Chris Dickey, left, and Misti Turner enjoy a meal at Pyramid Alehouse with Safeco Field in the background in Seattle on Friday, Mar. 25, 2016. The two said the chorizo dip is amazing. Lui Kit Wong
Chris Dickey, left, and Misti Turner enjoy a meal at Pyramid Alehouse with Safeco Field in the background in Seattle on Friday, Mar. 25, 2016. The two said the chorizo dip is amazing. Lui Kit Wong


A guide to dining around Safeco Field for Friday’s Mariners opener

April 03, 2016 05:00 AM

Rebecca Hale has seen fans bring anything and everything edible into Safeco Field.

“At the gates on game days, you’ll see folks with pizza boxes, bags of peanuts, QFC grocery bags, I’ve even seen three guys carry in a 6-foot sub through the turnstiles,” said Hale, director of public information for the Seattle Mariners.

It’s not a widely publicized policy, presumably because stadiums are in the business of making money, but yes, you can BYOG (bring your own grub) to Safeco.

With a few exceptions, of course.

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Skip all bottled or canned beverages (except baby bottles with formula or a medically necessary item) and be sure to quarter all oranges and apples, a preemptive safety measure presumably so that Oakland outfielder Josh Reddick doesn’t “accidentally” get lobbed by an edible-turned-projectile.

Safeco’s proximity to two of the city’s neatest eating neighborhoods — Pioneer Square and the International District — make BYOG not only easy, but an adventurous foodie field trip worth an extra hour before the game.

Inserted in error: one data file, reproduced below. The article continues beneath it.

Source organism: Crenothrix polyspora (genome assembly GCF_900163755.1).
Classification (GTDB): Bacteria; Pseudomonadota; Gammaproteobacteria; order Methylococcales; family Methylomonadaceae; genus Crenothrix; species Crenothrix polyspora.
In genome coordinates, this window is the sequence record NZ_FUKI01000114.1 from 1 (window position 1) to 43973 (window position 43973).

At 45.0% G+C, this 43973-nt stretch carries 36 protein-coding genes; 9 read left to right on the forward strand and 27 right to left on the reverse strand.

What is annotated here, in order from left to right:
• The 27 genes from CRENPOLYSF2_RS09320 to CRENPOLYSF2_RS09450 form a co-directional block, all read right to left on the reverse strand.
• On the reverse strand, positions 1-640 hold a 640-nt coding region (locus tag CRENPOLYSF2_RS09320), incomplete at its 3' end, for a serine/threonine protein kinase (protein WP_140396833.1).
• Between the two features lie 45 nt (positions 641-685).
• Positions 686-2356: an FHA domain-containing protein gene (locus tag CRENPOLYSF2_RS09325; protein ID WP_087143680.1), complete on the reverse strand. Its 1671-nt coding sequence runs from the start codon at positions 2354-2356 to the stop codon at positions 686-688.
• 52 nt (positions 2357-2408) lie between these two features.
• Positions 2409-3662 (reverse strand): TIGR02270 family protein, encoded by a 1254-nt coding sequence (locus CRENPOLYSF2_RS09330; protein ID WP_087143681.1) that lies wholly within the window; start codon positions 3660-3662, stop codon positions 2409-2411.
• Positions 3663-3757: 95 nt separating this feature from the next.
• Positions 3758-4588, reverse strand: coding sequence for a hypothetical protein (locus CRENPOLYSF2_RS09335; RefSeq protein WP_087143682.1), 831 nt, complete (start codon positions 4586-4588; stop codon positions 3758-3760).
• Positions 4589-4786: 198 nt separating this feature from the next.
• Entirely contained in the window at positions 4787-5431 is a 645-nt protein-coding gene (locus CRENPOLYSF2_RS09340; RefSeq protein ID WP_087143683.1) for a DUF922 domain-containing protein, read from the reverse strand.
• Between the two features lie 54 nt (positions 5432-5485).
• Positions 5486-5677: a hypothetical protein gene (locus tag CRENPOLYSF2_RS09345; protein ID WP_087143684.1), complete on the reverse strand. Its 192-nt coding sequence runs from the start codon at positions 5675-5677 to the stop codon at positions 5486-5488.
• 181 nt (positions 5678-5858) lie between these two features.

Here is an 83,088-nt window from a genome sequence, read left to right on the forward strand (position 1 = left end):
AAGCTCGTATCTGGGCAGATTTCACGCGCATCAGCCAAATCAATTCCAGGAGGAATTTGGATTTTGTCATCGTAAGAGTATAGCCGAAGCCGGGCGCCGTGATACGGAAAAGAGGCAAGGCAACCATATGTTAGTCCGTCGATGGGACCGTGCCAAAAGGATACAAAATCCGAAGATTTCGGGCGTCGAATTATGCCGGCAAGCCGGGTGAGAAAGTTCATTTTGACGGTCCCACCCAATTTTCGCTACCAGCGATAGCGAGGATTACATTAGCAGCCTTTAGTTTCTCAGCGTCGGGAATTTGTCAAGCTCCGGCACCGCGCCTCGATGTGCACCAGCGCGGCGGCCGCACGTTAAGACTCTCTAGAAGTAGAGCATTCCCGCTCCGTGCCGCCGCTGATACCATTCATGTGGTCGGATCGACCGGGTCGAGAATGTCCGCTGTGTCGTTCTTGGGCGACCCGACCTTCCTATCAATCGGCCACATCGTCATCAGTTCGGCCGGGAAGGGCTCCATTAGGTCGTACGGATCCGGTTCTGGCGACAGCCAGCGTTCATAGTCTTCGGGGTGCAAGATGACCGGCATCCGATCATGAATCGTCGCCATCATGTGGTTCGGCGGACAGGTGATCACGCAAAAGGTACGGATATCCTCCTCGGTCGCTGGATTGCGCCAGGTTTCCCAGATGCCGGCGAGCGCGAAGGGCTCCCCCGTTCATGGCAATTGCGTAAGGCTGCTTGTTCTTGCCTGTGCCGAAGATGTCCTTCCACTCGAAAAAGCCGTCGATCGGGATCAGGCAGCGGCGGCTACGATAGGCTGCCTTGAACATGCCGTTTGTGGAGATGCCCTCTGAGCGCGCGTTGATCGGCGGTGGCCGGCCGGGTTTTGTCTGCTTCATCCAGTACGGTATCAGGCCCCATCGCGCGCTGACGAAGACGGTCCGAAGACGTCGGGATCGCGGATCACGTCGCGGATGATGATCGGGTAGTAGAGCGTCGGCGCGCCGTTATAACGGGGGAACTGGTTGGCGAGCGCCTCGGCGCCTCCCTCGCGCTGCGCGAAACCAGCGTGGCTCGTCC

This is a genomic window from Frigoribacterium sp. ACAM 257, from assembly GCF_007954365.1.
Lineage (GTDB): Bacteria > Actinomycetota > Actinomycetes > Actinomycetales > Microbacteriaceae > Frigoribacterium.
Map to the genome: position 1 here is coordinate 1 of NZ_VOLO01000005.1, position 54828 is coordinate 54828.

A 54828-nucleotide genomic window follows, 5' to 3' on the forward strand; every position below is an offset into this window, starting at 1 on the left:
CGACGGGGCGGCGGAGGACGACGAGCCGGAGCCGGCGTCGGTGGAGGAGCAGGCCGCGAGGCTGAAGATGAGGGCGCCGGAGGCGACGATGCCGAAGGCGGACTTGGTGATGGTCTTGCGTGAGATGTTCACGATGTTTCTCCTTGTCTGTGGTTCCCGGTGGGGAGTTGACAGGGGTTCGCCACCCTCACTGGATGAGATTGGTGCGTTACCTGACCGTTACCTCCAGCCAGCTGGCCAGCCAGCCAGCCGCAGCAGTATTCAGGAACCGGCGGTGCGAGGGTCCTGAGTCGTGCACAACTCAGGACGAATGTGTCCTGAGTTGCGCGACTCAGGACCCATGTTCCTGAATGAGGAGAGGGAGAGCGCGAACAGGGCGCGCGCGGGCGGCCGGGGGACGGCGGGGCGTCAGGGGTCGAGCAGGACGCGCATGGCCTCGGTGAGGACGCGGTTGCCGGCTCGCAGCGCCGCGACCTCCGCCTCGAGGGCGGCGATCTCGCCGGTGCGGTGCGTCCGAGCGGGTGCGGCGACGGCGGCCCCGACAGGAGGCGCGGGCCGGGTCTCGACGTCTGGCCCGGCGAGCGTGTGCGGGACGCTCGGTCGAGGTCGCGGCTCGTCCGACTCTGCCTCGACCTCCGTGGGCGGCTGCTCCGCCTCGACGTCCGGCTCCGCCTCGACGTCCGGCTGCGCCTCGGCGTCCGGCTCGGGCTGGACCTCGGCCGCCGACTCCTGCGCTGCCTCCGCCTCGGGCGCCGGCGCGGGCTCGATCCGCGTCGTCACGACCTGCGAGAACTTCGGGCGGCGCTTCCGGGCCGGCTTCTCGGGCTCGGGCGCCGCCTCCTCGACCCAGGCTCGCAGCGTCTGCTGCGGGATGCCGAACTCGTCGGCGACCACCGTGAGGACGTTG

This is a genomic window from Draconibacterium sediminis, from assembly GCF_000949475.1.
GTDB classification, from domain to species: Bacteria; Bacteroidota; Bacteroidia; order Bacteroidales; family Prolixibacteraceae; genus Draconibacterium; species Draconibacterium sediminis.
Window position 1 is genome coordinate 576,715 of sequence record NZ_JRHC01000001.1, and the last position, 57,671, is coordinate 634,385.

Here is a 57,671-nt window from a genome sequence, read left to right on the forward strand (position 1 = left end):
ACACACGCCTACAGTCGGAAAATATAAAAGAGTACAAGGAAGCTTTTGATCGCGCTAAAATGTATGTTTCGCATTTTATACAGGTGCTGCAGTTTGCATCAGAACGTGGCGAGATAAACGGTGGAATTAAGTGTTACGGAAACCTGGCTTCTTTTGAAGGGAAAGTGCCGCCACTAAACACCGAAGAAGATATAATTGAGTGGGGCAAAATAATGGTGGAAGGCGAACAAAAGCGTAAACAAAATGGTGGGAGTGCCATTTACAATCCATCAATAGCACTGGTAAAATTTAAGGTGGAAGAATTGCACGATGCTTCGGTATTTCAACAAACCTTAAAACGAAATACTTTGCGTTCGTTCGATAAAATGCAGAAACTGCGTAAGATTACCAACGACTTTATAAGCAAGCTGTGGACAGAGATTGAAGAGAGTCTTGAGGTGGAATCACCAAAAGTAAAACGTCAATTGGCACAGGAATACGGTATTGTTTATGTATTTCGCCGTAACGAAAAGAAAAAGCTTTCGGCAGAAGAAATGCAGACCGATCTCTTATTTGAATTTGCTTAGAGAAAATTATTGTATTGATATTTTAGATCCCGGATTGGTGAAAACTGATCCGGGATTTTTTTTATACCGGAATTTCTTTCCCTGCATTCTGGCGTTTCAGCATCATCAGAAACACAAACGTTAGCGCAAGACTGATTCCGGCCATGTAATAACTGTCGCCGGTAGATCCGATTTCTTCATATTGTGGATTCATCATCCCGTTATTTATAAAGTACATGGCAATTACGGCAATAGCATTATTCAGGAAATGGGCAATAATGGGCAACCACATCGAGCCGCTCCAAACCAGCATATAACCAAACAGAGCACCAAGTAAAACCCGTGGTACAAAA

Those pocket neighborhoods hold everything from fancy deli sandwiches to dollar dim sum, vegetarian pizza by the slice and the Northwest’s neatest food court.

Did I mention the two breweries steps away from Safeco with great suds and eats?


More than a handful

Delicatus is in Seattle’s Pioneer Square.

Sue Kidd


Good for: Afternoon games only.

Note: Most of these delis close around 3 p.m. and have limited weekend hours.

Parking: Paid street parking.

Distance: Less than a mile away, about a 15-18 minute walk from Safeco.

Pricing: $8-$14.

Related stories from The Olympian

Find: Five great destinations for sandwiches made with cured, artisanal and house-roasted meats.


Ratta Tat tat

A pastrami sub with slaw from Tat’s Delicatessen.

Sue Kidd

Tat’s Delicatessen

The pastrami, turkey and roast beef are roasted and smoked in-house at this fast-service counter deli with a Philly twist. Get the Tat’strami ($9.75, 8-inch), a “colestrami” masterpiece built on a French roll with a sturdy pile of sliced pastrami carrying a pronounced smoky bite, topped with a funky slaw, melted Swiss and a slather of Russian dressing. Plenty of tables, short waits, menu of 30 hot subs, Philly steaks and hoagies ($8-$13).159 Yesler Way, Seattle; 206-264-8287;